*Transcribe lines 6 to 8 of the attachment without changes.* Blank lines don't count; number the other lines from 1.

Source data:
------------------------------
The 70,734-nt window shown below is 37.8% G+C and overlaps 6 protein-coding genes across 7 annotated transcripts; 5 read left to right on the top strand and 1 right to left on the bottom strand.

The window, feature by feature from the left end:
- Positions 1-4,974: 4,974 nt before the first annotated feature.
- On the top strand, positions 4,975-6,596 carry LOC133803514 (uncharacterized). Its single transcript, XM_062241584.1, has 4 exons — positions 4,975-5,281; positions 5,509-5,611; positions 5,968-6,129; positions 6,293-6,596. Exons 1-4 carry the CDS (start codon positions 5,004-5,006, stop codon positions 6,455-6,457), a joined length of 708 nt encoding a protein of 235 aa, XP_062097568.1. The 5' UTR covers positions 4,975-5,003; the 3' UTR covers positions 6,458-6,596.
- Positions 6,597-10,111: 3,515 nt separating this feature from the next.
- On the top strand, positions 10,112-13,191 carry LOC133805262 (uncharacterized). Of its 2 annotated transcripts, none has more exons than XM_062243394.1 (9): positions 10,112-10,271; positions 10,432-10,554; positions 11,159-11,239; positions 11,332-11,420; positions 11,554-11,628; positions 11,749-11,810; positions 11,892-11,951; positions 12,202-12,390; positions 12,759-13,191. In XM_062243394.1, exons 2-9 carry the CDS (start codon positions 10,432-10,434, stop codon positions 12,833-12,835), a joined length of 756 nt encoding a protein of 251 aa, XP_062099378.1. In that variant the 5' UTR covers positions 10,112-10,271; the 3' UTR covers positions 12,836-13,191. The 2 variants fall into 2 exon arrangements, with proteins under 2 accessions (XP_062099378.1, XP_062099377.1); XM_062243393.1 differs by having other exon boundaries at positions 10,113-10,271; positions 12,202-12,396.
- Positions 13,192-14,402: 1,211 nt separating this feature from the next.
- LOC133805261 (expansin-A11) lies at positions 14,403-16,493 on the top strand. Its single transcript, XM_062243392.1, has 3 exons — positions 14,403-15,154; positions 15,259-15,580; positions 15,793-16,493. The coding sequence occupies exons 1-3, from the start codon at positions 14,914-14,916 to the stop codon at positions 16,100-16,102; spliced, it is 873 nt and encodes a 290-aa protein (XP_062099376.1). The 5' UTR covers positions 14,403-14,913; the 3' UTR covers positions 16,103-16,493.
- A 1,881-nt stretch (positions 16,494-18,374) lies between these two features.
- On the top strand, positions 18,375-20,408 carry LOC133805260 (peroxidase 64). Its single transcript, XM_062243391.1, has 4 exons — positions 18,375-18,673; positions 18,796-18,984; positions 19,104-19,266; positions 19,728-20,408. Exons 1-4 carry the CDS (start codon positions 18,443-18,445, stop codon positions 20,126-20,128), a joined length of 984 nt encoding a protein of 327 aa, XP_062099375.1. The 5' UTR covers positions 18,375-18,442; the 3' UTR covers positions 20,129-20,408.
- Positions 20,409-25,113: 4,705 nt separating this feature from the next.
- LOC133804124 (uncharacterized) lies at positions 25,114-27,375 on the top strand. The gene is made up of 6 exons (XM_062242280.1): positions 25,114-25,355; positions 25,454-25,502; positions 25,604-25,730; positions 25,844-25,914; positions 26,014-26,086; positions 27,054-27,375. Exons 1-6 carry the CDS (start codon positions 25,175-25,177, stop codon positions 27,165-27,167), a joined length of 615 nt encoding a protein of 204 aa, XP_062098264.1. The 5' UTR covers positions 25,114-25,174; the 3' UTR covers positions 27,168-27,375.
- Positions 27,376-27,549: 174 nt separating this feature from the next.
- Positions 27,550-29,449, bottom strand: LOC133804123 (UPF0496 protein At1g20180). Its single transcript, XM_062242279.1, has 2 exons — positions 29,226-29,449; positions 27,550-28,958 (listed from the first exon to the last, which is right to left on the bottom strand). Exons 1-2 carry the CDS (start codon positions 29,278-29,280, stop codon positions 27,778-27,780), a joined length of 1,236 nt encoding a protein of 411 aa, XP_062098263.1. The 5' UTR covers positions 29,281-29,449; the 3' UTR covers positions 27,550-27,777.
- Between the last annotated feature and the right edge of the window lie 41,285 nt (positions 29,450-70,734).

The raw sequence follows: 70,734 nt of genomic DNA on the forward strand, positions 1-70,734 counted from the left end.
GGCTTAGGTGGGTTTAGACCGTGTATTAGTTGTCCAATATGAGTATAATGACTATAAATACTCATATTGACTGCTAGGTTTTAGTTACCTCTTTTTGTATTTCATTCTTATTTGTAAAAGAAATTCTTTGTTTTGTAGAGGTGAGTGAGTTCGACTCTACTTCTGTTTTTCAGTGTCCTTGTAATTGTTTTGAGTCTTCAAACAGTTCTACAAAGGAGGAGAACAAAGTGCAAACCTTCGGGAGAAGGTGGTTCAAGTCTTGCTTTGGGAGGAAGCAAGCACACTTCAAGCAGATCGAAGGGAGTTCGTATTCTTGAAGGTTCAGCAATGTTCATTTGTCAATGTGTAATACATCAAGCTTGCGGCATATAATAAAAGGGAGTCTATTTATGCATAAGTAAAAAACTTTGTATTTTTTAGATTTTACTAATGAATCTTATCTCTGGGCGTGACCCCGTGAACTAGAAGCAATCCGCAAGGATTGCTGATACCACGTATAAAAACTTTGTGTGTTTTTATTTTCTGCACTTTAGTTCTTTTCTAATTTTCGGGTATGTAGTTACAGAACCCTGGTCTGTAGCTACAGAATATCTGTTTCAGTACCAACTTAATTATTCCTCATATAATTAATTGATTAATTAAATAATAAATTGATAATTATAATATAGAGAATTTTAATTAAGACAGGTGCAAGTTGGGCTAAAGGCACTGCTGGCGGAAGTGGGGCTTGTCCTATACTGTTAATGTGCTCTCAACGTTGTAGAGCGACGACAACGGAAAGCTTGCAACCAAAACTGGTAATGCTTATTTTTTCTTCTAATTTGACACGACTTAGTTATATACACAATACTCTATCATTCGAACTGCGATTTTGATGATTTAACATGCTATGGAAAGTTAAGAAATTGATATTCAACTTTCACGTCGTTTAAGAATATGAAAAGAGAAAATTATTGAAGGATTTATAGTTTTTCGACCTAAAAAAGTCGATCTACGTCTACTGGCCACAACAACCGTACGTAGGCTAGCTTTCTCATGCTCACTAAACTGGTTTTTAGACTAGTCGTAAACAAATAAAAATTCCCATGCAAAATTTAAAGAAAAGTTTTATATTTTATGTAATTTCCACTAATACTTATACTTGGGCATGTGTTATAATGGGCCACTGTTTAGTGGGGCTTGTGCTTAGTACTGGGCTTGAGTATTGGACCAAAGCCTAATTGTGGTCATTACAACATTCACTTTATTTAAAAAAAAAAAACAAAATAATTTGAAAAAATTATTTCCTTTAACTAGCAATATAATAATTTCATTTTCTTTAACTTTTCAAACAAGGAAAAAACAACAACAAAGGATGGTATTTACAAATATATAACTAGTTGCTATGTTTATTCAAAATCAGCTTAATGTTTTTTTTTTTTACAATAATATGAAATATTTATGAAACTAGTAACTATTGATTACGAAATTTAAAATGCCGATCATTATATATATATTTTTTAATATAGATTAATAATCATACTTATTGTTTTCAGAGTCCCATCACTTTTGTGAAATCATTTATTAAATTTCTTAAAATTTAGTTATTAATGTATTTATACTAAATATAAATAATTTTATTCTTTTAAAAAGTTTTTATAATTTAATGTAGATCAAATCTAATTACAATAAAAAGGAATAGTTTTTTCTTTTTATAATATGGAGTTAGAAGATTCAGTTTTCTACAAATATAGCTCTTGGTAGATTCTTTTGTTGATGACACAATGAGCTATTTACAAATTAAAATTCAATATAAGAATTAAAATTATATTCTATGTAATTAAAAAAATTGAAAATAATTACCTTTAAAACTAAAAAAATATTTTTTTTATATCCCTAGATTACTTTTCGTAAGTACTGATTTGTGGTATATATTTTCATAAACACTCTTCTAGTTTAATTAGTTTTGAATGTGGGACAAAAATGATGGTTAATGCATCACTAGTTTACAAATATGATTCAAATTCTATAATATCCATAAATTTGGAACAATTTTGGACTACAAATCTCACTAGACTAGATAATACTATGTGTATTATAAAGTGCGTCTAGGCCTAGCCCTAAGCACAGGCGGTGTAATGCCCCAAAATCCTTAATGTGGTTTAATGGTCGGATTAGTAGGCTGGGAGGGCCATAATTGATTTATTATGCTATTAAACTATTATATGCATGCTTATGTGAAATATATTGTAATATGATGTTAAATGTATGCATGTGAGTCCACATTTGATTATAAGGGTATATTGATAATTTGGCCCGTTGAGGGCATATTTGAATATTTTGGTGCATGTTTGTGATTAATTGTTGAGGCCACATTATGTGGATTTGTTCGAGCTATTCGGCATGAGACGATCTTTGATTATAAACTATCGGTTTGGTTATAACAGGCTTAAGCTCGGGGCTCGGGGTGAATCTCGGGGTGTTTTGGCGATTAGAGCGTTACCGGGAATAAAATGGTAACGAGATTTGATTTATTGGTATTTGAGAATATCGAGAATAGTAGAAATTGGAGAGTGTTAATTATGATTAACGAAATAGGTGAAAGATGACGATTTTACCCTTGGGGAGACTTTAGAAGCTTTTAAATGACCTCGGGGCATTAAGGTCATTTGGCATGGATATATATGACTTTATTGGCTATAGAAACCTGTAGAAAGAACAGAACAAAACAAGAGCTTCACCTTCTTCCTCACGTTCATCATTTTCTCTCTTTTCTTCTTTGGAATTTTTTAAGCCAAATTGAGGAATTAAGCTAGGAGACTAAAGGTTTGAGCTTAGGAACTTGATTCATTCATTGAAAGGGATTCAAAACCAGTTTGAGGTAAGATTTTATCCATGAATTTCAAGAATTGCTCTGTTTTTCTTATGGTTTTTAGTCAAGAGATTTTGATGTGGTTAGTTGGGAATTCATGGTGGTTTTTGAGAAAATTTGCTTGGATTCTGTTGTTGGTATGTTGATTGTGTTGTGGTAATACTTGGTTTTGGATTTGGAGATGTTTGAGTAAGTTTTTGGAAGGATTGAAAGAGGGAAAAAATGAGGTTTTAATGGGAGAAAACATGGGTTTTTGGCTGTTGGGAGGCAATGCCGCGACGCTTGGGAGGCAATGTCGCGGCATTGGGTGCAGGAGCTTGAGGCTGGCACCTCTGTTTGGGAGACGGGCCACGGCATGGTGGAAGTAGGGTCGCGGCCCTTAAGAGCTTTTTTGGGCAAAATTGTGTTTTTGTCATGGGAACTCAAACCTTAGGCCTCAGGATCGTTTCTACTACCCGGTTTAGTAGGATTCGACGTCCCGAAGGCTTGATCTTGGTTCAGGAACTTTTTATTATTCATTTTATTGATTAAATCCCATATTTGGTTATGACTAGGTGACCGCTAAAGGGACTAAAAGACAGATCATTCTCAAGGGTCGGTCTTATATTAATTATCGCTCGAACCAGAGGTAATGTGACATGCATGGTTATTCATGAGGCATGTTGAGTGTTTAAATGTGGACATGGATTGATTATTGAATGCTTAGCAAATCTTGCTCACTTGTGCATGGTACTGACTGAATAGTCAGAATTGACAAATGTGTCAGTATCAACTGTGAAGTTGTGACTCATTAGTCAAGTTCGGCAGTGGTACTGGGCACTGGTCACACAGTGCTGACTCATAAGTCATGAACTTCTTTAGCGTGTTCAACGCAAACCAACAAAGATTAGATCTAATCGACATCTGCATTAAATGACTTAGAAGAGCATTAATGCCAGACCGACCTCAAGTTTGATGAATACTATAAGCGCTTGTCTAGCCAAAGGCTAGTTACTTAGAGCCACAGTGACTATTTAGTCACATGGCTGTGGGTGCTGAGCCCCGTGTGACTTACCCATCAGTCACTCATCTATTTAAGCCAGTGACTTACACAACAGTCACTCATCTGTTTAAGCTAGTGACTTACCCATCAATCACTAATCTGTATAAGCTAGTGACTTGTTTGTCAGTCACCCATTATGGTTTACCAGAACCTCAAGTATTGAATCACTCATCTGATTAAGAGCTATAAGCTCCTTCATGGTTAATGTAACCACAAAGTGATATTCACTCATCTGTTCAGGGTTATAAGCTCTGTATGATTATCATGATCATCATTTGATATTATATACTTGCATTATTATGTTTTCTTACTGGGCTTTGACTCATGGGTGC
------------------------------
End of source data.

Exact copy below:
- On the top strand, positions 10,112-13,191 carry LOC133805262 (uncharacterized). Of its 2 annotated transcripts, none has more exons than XM_062243394.1 (9): positions 10,112-10,271; positions 10,432-10,554; positions 11,159-11,239; positions 11,332-11,420; positions 11,554-11,628; positions 11,749-11,810; positions 11,892-11,951; positions 12,202-12,390; positions 12,759-13,191. In XM_062243394.1, exons 2-9 carry the CDS (start codon positions 10,432-10,434, stop codon positions 12,833-12,835), a joined length of 756 nt encoding a protein of 251 aa, XP_062099378.1. In that variant the 5' UTR covers positions 10,112-10,271; the 3' UTR covers positions 12,836-13,191. The 2 variants fall into 2 exon arrangements, with proteins under 2 accessions (XP_062099378.1, XP_062099377.1); XM_062243393.1 differs by having other exon boundaries at positions 10,113-10,271; positions 12,202-12,396.
- Positions 13,192-14,402: 1,211 nt separating this feature from the next.
- LOC133805261 (expansin-A11) lies at positions 14,403-16,493 on the top strand. Its single transcript, XM_062243392.1, has 3 exons — positions 14,403-15,154; positions 15,259-15,580; positions 15,793-16,493. The coding sequence occupies exons 1-3, from the start codon at positions 14,914-14,916 to the stop codon at positions 16,100-16,102; spliced, it is 873 nt and encodes a 290-aa protein (XP_062099376.1). The 5' UTR covers positions 14,403-14,913; the 3' UTR covers positions 16,103-16,493.